Guggeinheim BMW Lab Explores Urban Curation
A shady street corner park is hardly the place you'd expect to find a lab, but that's what BMW brought to New York City's Houston Street this week. The Guggenheim BMW Lab, yes, in partnership with the Guggenheim Museum, is a month and a half long open exhibition, sitting in the space of First Park, a small patch of green area in the middle of one of the city's most bustling intersections.
But maybe exhibition is the wrong word because, unlike a gallery where you go to a fixed space to view fixed works, the Lab is a living museum in a state of constant curation, filled at any point with games, panels, group activities and a handmade kiosk serving organic meals. And this isn't the Lab's permanent setting; it travels on a consistent basis, visiting nine major cities worldwide within a six-year span. Every second year, the Lab changes themes; the current visiting theme being Confronting Comfort, a hyper-local look at how large cities can better handle the needs of citizens.
Hyper-local is indeed the name of the game at this pop-up museum. The short-term calendar reads events such as "Sustainism as the New Modernism?" a talk on long-term neighborhood sustainability via interconnectivity; "Segregated Water" an exhibition by culinary performance artists, a razor shiny knife on the power of water; and a screening of Last Address, a haunting look at the final homes of well-known artists as a metaphor for the disappearance of that creative generation. But the neighborhood is not just the topic of the Lab, it's also the visitor and the curator.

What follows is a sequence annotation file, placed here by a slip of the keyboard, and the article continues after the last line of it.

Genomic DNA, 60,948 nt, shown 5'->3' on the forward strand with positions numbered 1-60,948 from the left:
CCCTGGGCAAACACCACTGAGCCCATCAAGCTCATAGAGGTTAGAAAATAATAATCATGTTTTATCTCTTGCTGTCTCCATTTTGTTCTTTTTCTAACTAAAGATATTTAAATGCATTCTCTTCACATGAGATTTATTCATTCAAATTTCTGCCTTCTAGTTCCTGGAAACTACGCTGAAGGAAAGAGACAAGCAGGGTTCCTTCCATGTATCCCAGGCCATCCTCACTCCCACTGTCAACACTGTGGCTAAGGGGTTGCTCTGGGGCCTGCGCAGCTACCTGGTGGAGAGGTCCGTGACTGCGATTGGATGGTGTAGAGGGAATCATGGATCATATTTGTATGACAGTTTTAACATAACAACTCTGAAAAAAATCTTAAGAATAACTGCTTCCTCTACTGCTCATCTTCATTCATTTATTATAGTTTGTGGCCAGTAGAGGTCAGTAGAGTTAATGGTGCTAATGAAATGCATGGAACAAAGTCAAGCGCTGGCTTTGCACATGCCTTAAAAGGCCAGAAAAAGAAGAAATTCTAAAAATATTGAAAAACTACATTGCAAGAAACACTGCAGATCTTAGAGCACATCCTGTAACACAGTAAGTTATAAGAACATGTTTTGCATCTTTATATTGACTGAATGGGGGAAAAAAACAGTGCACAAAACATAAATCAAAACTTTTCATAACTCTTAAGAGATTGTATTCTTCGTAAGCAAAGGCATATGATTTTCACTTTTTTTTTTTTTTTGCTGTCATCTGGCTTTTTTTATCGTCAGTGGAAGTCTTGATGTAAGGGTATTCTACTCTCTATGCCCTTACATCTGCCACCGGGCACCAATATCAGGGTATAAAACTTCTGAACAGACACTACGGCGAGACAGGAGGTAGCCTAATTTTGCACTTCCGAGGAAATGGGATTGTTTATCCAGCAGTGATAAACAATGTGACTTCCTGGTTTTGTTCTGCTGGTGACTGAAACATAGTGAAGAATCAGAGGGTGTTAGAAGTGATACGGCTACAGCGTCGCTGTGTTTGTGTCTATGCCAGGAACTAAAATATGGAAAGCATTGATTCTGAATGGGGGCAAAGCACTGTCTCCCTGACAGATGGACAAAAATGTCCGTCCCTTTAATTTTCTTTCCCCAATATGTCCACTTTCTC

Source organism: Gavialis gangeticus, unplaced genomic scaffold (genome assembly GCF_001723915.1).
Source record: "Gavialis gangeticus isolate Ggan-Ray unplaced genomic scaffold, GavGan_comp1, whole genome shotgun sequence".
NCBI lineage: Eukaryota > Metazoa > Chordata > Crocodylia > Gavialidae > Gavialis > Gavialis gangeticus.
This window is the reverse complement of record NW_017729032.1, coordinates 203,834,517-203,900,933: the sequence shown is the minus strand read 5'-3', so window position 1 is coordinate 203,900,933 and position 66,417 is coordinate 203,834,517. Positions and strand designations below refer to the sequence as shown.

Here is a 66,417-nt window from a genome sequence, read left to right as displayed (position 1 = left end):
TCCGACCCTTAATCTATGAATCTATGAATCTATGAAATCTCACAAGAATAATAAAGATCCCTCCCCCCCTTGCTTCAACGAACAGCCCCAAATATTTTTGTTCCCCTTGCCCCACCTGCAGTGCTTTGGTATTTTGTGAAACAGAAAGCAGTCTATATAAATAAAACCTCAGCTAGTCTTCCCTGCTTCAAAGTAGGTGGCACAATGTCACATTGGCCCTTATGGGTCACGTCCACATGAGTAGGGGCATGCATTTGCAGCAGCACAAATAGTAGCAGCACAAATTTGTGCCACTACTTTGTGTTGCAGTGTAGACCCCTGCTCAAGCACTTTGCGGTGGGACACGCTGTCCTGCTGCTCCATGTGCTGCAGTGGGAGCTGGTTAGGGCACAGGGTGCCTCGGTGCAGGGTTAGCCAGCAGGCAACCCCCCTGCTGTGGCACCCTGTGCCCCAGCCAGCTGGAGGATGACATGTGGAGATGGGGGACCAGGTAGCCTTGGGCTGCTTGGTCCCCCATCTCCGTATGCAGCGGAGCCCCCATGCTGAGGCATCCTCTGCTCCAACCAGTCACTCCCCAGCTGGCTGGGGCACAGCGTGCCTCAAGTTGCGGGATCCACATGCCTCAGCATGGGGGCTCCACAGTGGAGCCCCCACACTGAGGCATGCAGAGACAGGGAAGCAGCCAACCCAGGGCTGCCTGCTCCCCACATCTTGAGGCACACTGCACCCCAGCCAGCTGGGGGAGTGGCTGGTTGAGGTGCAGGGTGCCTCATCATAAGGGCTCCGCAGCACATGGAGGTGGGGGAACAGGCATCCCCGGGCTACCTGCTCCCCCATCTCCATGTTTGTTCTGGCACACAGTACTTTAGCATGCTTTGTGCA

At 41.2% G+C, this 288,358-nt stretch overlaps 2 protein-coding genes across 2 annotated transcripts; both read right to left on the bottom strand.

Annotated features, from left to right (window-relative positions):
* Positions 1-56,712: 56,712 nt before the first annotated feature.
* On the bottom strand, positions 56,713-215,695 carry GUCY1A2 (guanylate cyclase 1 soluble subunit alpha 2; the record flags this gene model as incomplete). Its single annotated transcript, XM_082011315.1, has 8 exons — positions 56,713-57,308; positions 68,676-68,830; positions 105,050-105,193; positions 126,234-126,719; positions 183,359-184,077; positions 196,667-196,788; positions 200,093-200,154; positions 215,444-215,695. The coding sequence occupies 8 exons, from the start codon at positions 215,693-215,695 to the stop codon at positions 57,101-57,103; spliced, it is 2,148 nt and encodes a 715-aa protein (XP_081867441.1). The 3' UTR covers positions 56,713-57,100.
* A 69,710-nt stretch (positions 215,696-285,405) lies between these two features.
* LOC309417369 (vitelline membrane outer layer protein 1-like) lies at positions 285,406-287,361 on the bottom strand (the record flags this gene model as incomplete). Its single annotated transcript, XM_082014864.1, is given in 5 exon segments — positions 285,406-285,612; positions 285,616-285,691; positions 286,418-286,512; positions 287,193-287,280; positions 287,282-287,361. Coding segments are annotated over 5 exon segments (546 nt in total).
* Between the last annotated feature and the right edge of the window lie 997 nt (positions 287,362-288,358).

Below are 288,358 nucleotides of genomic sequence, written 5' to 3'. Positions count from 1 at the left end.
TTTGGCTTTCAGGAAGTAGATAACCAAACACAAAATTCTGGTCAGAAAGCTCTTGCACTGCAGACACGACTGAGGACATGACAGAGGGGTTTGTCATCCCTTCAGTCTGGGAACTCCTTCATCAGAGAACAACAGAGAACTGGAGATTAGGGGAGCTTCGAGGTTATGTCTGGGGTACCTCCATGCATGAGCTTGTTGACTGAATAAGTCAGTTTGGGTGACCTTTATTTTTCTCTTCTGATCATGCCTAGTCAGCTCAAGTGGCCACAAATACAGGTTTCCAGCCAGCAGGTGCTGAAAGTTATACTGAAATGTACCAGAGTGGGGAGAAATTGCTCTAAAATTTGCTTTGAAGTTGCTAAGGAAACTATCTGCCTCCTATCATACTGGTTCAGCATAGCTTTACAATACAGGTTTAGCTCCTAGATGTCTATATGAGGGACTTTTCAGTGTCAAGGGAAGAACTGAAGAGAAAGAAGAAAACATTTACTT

Whether sitting in on a panel or playing the popular Urbanology game, where passersby answer a series of questions that determine the livability of a virtual city, the entire lab is in flux based on the group of people inside at a given time. Conversing over hot button issues that affect New York, and determining wealth factors of imaginary living spaces, the citizen curators may start off timid but are soon completely engaged, putting passion into the discussion, as they realize these scenarios are not just games, but affect them too.
Divisions between exhibition and visitor are dissipated as questions diverge from gameplay to very real issues: what is a city, what's our role here and what do we need? By controlling and affecting the Lab environment, we begin to see the basics of controlling and affecting our own. This is community think tank at its core.
If you can't make it to the site, you can still participate and stay connected via online versions of the interactive games. Or, you can post your urban improvement idea to the website, where it will graphically mesh with the ideas of others, a metaphor for the way we coexist in this sometimes cramped city sphere.
After the BMW Guggenheim Lab’s stay in New York, maintained by a very diverse group of architects, designers and advisors, ends on October 16th, the Lab will travel to Berlin and then to a not yet determined city in Asia, where a new mobile structure will be created by a local architect and will travel to three cities of its own. Two additional two-year cycles will follow, each with a new mobile structure and theme. The community center and think tank will conclude in the fall of 2016.